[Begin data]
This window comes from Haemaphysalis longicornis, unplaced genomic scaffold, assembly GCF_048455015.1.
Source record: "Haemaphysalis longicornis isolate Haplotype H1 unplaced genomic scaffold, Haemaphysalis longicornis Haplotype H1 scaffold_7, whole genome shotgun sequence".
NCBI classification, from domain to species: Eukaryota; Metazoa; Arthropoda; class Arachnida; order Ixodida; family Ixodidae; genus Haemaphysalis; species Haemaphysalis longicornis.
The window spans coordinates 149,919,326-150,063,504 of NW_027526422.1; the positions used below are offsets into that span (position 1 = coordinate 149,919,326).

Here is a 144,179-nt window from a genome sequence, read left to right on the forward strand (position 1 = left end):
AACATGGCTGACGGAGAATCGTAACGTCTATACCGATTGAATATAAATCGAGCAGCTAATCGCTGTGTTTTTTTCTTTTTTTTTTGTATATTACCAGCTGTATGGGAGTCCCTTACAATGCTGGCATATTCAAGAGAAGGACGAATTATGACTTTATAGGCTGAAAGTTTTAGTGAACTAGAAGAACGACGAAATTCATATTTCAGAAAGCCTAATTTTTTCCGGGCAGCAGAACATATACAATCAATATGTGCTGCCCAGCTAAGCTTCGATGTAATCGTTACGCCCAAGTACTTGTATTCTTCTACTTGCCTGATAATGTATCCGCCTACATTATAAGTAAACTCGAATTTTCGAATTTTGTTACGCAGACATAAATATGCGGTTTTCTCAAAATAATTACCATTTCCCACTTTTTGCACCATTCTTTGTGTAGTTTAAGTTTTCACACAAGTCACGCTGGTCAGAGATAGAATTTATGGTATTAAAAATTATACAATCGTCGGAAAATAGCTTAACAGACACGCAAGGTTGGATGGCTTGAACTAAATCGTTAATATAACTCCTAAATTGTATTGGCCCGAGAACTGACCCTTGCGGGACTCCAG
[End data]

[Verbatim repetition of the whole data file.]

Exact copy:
This window comes from Haemaphysalis longicornis, unplaced genomic scaffold, assembly GCF_048455015.1.
Source record: "Haemaphysalis longicornis isolate Haplotype H1 unplaced genomic scaffold, Haemaphysalis longicornis Haplotype H1 scaffold_7, whole genome shotgun sequence".
NCBI classification, from domain to species: Eukaryota; Metazoa; Arthropoda; class Arachnida; order Ixodida; family Ixodidae; genus Haemaphysalis; species Haemaphysalis longicornis.
The window spans coordinates 149,919,326-150,063,504 of NW_027526422.1; the positions used below are offsets into that span (position 1 = coordinate 149,919,326).

Here is a 144,179-nt window from a genome sequence, read left to right on the forward strand (position 1 = left end):
AACATGGCTGACGGAGAATCGTAACGTCTATACCGATTGAATATAAATCGAGCAGCTAATCGCTGTGTTTTTTTCTTTTTTTTTTGTATATTACCAGCTGTATGGGAGTCCCTTACAATGCTGGCATATTCAAGAGAAGGACGAATTATGACTTTATAGGCTGAAAGTTTTAGTGAACTAGAAGAACGACGAAATTCATATTTCAGAAAGCCTAATTTTTTCCGGGCAGCAGAACATATACAATCAATATGTGCTGCCCAGCTAAGCTTCGATGTAATCGTTACGCCCAAGTACTTGTATTCTTCTACTTGCCTGATAATGTATCCGCCTACATTATAAGTAAACTCGAATTTTCGAATTTTGTTACGCAGACATAAATATGCGGTTTTCTCAAAATAATTACCATTTCCCACTTTTTGCACCATTCTTTGTGTAGTTTAAGTTTTCACACAAGTCACGCTGGTCAGAGATAGAATTTATGGTATTAAAAATTATACAATCGTCGGAAAATAGCTTAACAGACACGCAAGGTTGGATGGCTTGAACTAAATCGTTAATATAACTCCTAAATTGTATTGGCCCGAGAACTGACCCTTGCGGGACTCCAG